Explore Chilaw in a Day
Known for the warm hospitality of its people, Sri Lanka is a haven of culture, history and picturesque holidays for any and every traveller. The island is conveniently small enough that if you’re short on time, you can easily cover several attractions in an area within one day. The town of Chilaw on Sri Lanka’s balmy western coast is one such setting, where tourists can zip through a fascinating tour of the island’s history, wildlife and natural ecosystems, all before nightfall. The area is best visited between October and March to avoid the monsoons. Here are three major stops you won’t want to miss during your one-day exploration of Chilaw.
Your journey begins at Chilaw Lagoon, about 80 kilometres north of Colombo. The lagoon stretches to a length of nearly 30 kilometres, reaching a width of 2 kilometres at its broadest point, and is home to a wide variety of fish including catfish, sardines, snappers and seabass. There are approximately 20 different species of fish, prawns and crabs that live in the lagoon that are of commercial importance to the country. Sri Lanka has recognized Chilaw Lagoon as a major source of livelihood for more than a thousand families that live within its settlements, and is aiming to conserve the lagoon’s environment whilst supporting the sustainable development of its fisheries.
Fringed by mangrove forests and marshland, the lagoon’s ecosystems are known to protect the coast from erosion and storm surges, and to shelter young fish that would struggle to survive if they were to venture outside the safety of its confines. The area hosts the most species-divergent mangrove forests along Sri Lanka’s western coast, with around 16 different mangrove species attached to the lagoon and surrounding wetlands.
Sri Munneswaram Devasthanam
An easy ten-minute drive from the lagoon lies Sri Munneswaram Devasthanam temple – better known simply as the Munneswaram temple. It is one of the Pancha Ishwarams – a group of five ancient kovils that are located along Sri Lanka’s coast and dedicated to Shiva, one of Hinduism’s principal deities. The Munneswaram temple complex contains five different temples, including one that is honoured by Buddhist worshipers.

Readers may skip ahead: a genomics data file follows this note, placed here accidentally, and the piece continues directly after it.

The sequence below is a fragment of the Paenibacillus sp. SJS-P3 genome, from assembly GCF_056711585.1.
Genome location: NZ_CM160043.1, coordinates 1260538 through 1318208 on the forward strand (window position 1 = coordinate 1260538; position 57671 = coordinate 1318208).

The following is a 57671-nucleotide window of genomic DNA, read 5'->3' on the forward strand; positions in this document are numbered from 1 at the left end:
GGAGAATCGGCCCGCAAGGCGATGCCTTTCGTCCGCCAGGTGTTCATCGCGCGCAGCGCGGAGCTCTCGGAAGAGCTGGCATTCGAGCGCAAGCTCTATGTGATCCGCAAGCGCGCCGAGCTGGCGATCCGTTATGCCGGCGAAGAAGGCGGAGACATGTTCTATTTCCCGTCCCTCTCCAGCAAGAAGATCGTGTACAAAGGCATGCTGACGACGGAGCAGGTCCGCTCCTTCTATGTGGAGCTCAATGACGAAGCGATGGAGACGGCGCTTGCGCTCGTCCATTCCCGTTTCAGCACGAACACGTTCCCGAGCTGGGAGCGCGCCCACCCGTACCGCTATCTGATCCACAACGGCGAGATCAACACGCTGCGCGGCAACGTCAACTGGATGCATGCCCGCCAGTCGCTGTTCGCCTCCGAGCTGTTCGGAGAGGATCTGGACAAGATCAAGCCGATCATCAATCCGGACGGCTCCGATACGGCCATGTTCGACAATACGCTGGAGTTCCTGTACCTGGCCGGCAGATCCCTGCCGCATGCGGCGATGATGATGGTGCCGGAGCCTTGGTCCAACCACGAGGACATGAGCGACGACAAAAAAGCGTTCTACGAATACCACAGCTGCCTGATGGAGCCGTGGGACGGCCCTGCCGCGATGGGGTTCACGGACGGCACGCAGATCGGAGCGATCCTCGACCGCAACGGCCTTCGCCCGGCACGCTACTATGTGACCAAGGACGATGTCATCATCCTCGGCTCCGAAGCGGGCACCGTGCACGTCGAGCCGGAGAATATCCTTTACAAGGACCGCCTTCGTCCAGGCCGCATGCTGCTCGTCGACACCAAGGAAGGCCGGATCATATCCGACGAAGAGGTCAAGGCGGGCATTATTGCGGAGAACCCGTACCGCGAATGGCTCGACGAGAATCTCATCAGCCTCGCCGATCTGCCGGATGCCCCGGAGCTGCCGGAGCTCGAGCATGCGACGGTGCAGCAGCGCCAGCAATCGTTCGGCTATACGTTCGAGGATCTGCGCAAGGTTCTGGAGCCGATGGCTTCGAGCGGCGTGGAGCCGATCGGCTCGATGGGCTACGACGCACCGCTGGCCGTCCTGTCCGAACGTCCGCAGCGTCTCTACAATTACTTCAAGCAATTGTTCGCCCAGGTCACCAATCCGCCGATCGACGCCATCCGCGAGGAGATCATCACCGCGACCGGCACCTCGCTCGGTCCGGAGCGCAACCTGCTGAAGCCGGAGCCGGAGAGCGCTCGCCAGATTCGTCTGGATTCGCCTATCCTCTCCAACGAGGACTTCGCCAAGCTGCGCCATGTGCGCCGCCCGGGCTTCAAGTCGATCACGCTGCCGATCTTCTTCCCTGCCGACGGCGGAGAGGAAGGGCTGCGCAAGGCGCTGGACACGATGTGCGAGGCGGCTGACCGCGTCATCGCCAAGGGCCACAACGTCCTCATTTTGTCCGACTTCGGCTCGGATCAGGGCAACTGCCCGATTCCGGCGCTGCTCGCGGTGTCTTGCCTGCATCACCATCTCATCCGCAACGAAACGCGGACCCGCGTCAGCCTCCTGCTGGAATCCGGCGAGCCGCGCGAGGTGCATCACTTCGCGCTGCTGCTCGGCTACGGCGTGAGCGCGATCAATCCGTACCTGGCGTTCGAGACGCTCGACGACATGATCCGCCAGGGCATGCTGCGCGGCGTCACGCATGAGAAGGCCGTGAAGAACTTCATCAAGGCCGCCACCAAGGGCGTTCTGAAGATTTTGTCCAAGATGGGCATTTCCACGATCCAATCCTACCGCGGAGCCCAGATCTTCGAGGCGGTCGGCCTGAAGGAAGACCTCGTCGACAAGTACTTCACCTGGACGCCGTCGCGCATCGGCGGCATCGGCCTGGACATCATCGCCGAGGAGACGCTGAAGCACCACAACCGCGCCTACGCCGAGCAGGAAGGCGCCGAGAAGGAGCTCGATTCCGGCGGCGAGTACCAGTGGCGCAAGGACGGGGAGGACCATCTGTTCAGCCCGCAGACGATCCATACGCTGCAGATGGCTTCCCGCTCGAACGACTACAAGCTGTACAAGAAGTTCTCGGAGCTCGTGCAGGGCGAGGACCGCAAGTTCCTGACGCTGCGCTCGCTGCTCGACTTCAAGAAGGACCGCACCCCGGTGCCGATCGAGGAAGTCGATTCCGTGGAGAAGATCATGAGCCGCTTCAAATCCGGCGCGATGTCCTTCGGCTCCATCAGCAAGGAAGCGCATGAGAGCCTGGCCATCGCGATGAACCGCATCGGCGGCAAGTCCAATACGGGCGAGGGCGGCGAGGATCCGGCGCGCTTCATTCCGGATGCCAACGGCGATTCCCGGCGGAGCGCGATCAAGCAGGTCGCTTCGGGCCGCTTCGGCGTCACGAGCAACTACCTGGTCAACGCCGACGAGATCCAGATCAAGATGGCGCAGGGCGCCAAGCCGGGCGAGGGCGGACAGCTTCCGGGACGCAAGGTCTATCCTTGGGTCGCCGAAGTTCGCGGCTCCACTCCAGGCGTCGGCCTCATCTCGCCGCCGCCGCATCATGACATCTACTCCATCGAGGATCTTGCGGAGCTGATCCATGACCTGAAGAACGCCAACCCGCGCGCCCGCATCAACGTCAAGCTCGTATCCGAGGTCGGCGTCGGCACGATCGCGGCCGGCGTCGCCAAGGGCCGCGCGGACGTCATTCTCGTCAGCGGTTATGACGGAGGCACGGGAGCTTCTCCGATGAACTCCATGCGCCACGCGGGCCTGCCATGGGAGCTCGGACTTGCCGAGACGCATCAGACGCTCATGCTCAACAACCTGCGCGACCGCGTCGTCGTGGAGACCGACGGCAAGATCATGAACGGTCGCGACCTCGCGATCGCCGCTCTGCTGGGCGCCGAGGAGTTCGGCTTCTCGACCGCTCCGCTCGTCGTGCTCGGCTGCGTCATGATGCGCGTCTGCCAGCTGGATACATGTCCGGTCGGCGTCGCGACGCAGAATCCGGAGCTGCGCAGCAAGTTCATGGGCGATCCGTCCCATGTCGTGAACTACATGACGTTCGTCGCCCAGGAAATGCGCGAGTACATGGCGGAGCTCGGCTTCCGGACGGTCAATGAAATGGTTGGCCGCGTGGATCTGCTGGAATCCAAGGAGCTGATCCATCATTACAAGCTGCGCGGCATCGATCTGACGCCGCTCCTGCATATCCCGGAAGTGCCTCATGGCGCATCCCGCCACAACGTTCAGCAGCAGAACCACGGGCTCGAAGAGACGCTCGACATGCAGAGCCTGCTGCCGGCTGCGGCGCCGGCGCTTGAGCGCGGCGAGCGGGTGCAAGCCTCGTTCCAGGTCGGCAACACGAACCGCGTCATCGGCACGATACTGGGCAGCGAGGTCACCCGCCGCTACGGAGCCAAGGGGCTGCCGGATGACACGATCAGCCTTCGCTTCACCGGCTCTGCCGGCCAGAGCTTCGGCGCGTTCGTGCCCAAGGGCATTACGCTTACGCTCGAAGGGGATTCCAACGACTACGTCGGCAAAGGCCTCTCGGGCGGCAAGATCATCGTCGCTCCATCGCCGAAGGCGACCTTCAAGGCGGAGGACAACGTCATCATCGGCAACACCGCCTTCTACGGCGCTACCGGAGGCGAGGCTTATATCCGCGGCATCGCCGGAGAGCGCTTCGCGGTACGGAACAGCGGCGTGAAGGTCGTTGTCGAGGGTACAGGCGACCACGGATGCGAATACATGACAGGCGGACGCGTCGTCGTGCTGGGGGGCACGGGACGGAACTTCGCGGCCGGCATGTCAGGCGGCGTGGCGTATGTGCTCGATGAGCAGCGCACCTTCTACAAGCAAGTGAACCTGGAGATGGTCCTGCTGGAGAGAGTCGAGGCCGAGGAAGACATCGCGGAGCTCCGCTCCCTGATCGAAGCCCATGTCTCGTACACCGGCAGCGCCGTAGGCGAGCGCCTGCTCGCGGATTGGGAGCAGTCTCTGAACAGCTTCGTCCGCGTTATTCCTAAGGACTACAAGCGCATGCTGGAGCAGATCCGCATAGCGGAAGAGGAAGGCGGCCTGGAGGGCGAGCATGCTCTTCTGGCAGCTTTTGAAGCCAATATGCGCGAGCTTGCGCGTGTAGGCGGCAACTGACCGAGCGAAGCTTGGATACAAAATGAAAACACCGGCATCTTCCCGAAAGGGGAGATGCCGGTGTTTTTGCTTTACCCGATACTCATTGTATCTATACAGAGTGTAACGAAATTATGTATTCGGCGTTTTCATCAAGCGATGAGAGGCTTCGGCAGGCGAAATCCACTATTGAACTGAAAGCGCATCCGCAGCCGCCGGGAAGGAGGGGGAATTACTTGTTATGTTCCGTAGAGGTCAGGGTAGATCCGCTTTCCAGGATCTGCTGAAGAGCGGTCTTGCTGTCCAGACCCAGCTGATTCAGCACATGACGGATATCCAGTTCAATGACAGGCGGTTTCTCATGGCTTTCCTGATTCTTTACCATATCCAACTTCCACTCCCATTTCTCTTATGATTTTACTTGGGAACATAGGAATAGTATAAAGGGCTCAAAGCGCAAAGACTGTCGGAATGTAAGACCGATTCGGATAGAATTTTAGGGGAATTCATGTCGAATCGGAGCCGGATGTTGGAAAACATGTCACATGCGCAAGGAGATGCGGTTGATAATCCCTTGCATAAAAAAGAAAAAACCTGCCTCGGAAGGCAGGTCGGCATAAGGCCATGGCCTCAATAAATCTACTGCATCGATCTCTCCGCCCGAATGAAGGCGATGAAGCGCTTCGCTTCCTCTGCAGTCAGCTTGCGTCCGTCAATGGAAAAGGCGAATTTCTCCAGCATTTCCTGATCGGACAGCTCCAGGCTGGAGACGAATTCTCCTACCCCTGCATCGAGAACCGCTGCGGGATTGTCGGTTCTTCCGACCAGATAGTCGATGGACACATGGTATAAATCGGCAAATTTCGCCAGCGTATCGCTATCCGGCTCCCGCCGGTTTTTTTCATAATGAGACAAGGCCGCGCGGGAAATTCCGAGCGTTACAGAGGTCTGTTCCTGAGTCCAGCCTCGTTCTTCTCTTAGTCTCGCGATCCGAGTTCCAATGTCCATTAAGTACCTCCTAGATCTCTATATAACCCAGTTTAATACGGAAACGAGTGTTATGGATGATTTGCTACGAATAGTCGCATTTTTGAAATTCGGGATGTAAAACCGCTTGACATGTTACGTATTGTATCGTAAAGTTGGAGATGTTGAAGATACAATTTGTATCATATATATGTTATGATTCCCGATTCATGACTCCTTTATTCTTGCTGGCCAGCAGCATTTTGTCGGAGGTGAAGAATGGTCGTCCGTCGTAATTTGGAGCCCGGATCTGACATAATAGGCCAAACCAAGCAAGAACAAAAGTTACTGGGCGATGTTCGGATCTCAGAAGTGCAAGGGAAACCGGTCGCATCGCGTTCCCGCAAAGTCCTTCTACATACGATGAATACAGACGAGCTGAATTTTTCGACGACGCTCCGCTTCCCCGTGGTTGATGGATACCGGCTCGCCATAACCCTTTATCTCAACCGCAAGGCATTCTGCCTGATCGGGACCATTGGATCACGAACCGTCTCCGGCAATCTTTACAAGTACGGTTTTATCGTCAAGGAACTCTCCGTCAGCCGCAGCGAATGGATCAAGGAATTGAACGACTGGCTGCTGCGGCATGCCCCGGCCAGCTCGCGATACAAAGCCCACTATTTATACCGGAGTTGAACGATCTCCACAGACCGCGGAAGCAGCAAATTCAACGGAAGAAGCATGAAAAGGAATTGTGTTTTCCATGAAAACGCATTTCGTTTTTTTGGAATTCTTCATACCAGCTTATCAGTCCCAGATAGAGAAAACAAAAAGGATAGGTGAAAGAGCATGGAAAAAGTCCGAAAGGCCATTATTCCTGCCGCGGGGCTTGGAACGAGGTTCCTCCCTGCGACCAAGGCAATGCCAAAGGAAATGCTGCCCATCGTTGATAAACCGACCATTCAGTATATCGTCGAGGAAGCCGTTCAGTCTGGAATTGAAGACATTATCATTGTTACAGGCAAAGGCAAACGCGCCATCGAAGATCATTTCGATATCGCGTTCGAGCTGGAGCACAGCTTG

The temple has been destroyed twice by foreign attacks. First, in 1578, when it was devastated by the Portuguese and subsequently replaced with a Roman Catholic chapel. It is said that the local population managed to save several idols from the temple before the destruction began, and that the temple was eventually rebuilt by a Sri Lankan king. However, it was attacked again by the Portuguese in the early 17th century – and again rebuilt, this time by locals.
Anawilundawa Wetland Sanctuary
Located in Puttalam, a 30-minute drive north of the Munneswaram temple, the Anawilundawa Wetland Sanctuary is one of six Ramsar Sites in Sri Lanka, which means that it is a wetland of international importance. It is an important ecotourism site that spans an area of nearly 1,400 hectares and features a collision of three different ecosystems: the wetlands of the forest (including mangrove swamps and freshwater swamps); the ecosystem of the saltwater coasts; and the freshwater lakes. The combination of these individual ecosystems has created a unique nesting and breeding grounds for more than 150 different species of birds that have made their homes here.
The sanctuary is also home to around 20 different species of mammals, 70 species of butterflies, and more than half of Sri Lanka’s species of freshwater fish. To best take advantage of the natural beauty of the wetlands, plan your visit between the months of October and April, which is when the rarer migratory birds visit. Activities that can be arranged at the sanctuary include birdwatching tours, hiking expeditions and boat-ride adventures.